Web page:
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The redingote (or redingotte, redingot) is a type of coat that has had several forms over time. The name is derived from a French alteration of the English "riding coat", an example of reborrowing.
The first form of the redingote was in the eighteenth century, when it was used for travel on horseback. This coat was a bulky, utilitarian garment. It would begin to evolve into a fashionable accessory in the last two decades of the eighteenth century, when women began wearing a perfectly tailored style of the redingote, which was inspired by men's fashion of the time. Italian fashion also picked it up (the redingotte), adapting it for more formal occasions.
The redingote à la Hussar was trimmed with parallel rows of horizontal braid in the fashion of Hussars' uniforms.
The style continued to evolve through the late nineteenth century, until it took a form similar to today's redingote. The newer form is marked by a close fit at the chest and waist, a belt, and a flare toward the hem.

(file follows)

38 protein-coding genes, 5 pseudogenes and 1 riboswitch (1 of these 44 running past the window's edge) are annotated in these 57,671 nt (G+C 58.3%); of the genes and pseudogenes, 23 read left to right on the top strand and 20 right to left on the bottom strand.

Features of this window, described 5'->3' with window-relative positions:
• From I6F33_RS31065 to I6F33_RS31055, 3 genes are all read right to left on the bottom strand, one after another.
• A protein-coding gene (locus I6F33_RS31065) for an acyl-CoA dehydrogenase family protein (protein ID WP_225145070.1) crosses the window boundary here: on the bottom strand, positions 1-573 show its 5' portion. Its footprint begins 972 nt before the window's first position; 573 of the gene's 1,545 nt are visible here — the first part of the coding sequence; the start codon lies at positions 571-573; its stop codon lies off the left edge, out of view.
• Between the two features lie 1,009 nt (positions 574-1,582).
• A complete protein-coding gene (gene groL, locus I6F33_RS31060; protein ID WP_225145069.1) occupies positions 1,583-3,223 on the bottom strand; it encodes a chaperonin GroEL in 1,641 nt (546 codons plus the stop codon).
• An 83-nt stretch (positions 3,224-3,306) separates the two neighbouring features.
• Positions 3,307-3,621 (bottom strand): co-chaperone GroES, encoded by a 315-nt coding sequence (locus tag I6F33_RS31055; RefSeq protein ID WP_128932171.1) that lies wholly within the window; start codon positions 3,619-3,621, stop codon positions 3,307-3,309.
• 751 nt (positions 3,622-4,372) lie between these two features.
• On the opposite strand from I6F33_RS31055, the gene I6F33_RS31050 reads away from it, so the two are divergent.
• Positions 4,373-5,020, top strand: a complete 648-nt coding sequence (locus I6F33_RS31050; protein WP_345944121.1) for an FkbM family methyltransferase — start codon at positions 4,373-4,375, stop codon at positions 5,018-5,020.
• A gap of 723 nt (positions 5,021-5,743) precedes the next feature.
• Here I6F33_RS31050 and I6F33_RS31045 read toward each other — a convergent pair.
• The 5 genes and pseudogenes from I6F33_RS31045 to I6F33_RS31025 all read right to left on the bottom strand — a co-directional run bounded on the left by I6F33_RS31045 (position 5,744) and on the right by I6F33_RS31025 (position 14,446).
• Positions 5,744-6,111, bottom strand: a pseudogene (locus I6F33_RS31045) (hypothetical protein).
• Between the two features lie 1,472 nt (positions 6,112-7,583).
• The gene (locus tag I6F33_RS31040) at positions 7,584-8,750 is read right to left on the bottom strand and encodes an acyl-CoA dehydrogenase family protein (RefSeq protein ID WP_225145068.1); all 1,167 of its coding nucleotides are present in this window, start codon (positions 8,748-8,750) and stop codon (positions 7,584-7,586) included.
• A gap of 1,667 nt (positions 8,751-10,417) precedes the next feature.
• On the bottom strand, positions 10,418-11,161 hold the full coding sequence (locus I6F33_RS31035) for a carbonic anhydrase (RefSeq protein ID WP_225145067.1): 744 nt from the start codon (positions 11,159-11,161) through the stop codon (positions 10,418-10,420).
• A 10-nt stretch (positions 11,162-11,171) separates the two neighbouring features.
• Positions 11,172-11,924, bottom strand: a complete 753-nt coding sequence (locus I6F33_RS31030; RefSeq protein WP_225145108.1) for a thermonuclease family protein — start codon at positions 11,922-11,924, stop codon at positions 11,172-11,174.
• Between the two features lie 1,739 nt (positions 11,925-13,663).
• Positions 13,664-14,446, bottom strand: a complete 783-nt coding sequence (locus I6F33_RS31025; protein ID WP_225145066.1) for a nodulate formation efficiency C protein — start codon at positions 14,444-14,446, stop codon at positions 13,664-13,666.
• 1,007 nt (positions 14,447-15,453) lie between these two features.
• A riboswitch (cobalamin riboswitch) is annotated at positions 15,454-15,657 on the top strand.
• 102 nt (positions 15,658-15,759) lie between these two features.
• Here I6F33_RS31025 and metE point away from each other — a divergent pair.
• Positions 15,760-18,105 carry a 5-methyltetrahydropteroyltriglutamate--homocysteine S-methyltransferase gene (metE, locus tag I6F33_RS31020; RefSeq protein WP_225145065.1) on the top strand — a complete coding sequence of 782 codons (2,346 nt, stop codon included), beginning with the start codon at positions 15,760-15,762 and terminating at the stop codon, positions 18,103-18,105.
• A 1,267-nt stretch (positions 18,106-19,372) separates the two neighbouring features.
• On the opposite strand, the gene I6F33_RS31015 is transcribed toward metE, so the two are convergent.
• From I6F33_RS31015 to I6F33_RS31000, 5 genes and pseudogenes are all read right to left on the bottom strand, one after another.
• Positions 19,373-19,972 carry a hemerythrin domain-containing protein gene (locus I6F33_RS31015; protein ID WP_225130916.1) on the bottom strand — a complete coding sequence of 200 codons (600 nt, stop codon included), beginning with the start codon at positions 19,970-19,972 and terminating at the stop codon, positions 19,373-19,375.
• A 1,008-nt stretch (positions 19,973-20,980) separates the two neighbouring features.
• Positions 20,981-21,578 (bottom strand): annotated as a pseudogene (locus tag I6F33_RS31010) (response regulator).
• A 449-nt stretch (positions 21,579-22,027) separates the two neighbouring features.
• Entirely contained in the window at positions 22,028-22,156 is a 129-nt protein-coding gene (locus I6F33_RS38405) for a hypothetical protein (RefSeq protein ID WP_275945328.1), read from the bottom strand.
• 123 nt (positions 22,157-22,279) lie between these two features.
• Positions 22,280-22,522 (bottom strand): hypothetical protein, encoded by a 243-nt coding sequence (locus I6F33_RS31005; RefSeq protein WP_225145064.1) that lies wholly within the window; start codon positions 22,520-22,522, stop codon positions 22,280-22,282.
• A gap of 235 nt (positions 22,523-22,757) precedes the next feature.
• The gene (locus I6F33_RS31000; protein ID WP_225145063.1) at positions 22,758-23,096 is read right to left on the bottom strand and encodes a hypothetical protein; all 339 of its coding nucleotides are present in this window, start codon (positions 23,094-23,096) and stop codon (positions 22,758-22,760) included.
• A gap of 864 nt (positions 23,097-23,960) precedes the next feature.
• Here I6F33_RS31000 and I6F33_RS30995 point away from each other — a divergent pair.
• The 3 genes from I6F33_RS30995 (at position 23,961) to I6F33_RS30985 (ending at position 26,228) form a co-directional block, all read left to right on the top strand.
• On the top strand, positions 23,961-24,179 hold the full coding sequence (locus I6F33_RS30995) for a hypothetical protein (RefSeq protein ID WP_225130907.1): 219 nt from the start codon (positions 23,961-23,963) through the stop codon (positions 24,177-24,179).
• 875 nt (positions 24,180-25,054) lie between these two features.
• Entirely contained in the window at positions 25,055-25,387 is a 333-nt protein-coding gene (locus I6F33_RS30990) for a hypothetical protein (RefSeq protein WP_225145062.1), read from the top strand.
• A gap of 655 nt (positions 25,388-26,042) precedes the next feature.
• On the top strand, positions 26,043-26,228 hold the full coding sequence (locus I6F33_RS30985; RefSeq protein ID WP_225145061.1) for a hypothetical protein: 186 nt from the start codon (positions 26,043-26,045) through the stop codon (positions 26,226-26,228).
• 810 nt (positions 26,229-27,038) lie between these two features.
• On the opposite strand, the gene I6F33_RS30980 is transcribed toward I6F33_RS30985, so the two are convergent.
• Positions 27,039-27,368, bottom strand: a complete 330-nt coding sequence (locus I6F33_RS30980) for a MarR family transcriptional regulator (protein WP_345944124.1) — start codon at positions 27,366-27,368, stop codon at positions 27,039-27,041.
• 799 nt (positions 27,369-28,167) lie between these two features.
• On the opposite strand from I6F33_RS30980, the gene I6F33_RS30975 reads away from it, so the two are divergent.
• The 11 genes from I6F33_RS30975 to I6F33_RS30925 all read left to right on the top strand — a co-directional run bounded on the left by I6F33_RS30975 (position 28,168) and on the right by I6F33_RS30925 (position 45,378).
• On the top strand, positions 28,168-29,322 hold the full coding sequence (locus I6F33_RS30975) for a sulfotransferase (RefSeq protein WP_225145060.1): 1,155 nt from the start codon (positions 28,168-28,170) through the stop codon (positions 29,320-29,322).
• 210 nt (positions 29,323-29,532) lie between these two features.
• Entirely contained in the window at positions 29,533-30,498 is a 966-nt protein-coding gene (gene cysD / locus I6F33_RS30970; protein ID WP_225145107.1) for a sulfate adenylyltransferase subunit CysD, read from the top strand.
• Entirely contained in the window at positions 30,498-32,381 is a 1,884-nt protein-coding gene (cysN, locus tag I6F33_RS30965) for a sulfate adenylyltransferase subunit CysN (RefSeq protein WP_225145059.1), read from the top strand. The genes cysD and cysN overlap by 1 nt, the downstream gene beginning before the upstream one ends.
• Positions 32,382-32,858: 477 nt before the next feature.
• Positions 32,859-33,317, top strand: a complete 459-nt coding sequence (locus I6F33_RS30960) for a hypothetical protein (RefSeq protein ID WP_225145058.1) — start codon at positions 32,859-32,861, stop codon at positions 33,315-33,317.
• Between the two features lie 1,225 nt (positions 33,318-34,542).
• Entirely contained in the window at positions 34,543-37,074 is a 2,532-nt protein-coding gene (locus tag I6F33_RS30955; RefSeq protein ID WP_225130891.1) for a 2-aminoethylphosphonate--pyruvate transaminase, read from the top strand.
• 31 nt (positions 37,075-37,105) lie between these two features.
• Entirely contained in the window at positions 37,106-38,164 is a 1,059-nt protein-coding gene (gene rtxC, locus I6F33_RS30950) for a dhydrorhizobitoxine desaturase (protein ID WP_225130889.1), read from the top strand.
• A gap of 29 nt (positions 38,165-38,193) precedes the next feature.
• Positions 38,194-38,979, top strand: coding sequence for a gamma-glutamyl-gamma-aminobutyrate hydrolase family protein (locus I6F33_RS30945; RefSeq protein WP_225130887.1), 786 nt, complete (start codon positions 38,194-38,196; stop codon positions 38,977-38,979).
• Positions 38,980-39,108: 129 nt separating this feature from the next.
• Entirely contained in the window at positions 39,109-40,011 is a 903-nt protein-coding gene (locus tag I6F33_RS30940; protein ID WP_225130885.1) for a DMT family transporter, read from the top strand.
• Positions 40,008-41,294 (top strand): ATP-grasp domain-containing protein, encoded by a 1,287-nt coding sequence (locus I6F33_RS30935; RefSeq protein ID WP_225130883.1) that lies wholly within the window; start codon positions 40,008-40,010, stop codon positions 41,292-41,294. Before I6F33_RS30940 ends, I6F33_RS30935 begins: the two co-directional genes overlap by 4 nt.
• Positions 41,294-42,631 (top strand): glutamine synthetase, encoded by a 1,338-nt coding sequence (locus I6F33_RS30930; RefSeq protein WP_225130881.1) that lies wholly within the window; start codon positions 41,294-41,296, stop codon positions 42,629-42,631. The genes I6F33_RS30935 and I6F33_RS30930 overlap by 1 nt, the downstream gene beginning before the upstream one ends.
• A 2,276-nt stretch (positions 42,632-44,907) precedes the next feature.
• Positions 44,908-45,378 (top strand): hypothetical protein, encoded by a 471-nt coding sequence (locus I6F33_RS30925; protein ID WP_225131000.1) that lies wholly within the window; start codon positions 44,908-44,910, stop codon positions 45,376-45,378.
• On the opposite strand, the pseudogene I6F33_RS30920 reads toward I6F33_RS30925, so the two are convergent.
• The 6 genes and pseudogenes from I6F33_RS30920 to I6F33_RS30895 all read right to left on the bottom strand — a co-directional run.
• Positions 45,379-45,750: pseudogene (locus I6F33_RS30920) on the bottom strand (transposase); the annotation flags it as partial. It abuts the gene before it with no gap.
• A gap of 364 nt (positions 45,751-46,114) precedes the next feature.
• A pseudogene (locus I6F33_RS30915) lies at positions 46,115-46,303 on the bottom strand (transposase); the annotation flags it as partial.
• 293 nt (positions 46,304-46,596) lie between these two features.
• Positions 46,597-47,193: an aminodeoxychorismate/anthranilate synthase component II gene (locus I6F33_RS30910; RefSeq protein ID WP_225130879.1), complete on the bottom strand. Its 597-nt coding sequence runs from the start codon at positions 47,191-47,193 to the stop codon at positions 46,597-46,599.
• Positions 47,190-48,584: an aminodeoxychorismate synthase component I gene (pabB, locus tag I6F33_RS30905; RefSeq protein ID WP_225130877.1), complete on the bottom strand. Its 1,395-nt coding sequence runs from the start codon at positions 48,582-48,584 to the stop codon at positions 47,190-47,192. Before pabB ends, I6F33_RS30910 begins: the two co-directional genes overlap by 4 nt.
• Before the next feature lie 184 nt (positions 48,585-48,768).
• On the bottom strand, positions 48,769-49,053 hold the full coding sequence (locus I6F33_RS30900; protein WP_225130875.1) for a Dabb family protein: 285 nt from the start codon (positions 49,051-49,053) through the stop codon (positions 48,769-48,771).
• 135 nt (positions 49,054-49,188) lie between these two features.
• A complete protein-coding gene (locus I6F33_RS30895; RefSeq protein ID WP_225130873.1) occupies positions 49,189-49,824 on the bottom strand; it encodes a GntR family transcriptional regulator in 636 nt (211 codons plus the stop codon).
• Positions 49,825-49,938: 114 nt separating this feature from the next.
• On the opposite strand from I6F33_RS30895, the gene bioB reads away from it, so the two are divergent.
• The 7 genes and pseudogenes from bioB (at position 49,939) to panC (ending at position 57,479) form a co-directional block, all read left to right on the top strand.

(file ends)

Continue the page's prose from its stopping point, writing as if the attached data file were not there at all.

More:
The men's redingote was an eighteenth century or early nineteenth century long coat or greatcoat, derived from the country garment with a wide, flat collar called a frock In French, redingote is the usual term for a fitted frock coat. The form a men's redingote took could be of the tightly fitting frock coat style, or the more voluminous, loose "great coat" style, replete with overlapping capes or collars, such as a "garrick" redingote.
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